‘I Was 35 and Healthy—Until I Was Diagnosed with Ovarian Cancer’
What Sherry Pollex wants you to know about the disease that almost took her life.
BY CASSIE SHORTSLEEVE for Women’s Health Magazine September 22, 2016
“You know when something doesn’t feel right,” she says. “And I just knew something was really wrong.”
Like any health-conscious woman, she went to her primary care physician and was referred to an ob-gyn. The conclusion of an ultrasound: benign ovarian cysts. Nothing more.
Unfortunately, the doctors were wrong. Sherry’s pain worsened to debilitating pelvic woes. So just before jetting off on vacation, she called a family friend, a gastro-surgeon, and asked for a CT scan.
When the results came in, the doctor told Sherry to come in immediately—and to bring her family: The scan revealed tumors all over her pelvic area and abdomen.
Sherry was diagnosed with ovarian cancer—specifically stage III primary peritoneal carcinoma.
“When someone tells you something scary like that, that moment is forever ingrained in your head,” she says. “I was in shock. I was 35 and perfectly healthy with no family history of ovarian cancer.”
Sherry’s boyfriend, NASCAR driver Martin Truex Jr., and her mother broke down in tears. Her response? “I said to the doctor, ‘What do I need to do to beat this?’” she says. “In that moment, I was in survival mode.”
Sherry’s doctor urged her to get to a major medical center—fast. If she didn’t, she could be dead by Christmas. It was August 7.
A Road to Recovery
Five days post-diagnosis, Sherry underwent a grueling seven-hour debulking surgery, where a gynecologic oncology surgeon removes as much of the malignant tumors as possible, enhancing the effectiveness of chemotherapy—of which Sherry would need 17 months of.
Starting chemo a month after that kind of a procedure was tough, especially considering it was pumped through her belly.
“I felt like my body was just recovering from the surgery and then they wanted to hit me with eight hours of toxic chemicals once a week,” says Sherry. “I was emotionally and physically exhausted.” Sherry lost her tastebuds, her appetite, 27 pounds of healthy weight, her eyebrows, eyelashes, and hair.
But as she puts it: “You don’t get a reprieve when you’re fighting a deadly disease,” she says. “You just dig in and do it. You want to live so bad.”
A long-time advocate of pediatric cancer through the Martin Truex Jr. Foundation, she also felt the need to fight for the children. “What a hypocrite I would be if I had spent all these years teaching my cancer kids to fight and then didn’t try to beat it myself,” she says.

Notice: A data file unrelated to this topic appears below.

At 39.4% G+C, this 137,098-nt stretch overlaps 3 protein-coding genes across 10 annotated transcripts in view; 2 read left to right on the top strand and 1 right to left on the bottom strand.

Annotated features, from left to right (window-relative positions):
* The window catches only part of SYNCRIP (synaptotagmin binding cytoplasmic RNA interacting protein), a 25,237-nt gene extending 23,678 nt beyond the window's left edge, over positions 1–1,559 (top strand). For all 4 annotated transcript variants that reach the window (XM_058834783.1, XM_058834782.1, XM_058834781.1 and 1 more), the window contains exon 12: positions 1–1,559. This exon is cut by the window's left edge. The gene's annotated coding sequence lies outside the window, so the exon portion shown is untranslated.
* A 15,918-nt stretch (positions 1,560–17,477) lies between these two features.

So she fought.
After major surgery and almost a year-and-a-half of chemo, today—two years later—Sherry says she’s lucky: She’s cancer-free—for now. “I never take one day of being healthy for granted,” she says. “I know that any day, cancer can rear its ugly head again.”
She’s right: Statistics from Texas Oncology suggest the recurrence rate for advanced stage ovarian cancer is between 60 and 80 percent.
Though she suffers from fibrosis—when scar tissue builds up causing pain—Sherry’s doing relatively well. “I had to change some of the things I was doing physically,” she says. Because of the scar tissue, once normal runs are now too painful, so she’s taken up yoga and pilates and walks three miles a day. These are small changes in the scheme of things. “Altering your lifestyle isn’t a huge sacrifice when you’re just happy to be alive,” says Sherry.
Of course, emotionally, it’s been hard. It “was tough to know that I couldn’t have kids,” she says. (Sherry’s surgery included a complete hysterectomy.)
But out of struggle comes a bright side. “You notice the sky is bluer and the grass is greener,” she says. “You wake up each day grateful to be there to make memories with family and friends. And you have a newfound purpose to educate other women about your experience so they don’t have to go through what you’ve been through.”
A New Mission
Since her diagnosis and treatment, Sherry started the site sherrystrong.org—a resource to empower women to know their bodies and recognize symptoms of ovarian cancer. “You have to be your own advocate for your health,” she says. “Had I not called our family friend and told him how much pain I was in that day, I wouldn’t be here today.” Only you know your body best. And sometimes you need to be the one to demand a test or ask questions.
Sherry is passionate about educating people on the options you have if, one day, you’re faced with a cancer scare. She’s a huge supporter of the Vermillion OVA1 blood test—the first FDA-approved blood test to evaluate cancer risk in a pelvic mass. “You can ask for it in the doctor’s office if you’re diagnosed with a pelvic mass,” says Sherry, noting she wishes she knew about it when she was told she had “benign” ovarian cysts.
OVA1 results help ID cancer risk and guide next steps—namely toward a gynecologic oncology surgeon if you’re at high risk for cancer. (If you have a pelvic mass, you can also take a quiz at knowpelvicmass.com to learn about your risk.)
Family history plays a huge role in knowing disease risk, too. While Sherry wasn’t “at risk” due to family history, if you are, testing for the BRCA1 or BRCA2 gene mutation can help you know where you stand.
“Knowledge is power,” says Sherry. “And we can’t change the survival statistics until we teach women what to look for and what to ask for.”
While ovarian cancer may be rare—the number is still significant. More than 22,000 women are diagnosed every year, and more than 14,000 women die from the disease, according to the American Cancer Society.
And as Sherry says, “What is the definition of ‘rare’ when it’s your sister, daughter, or mother?”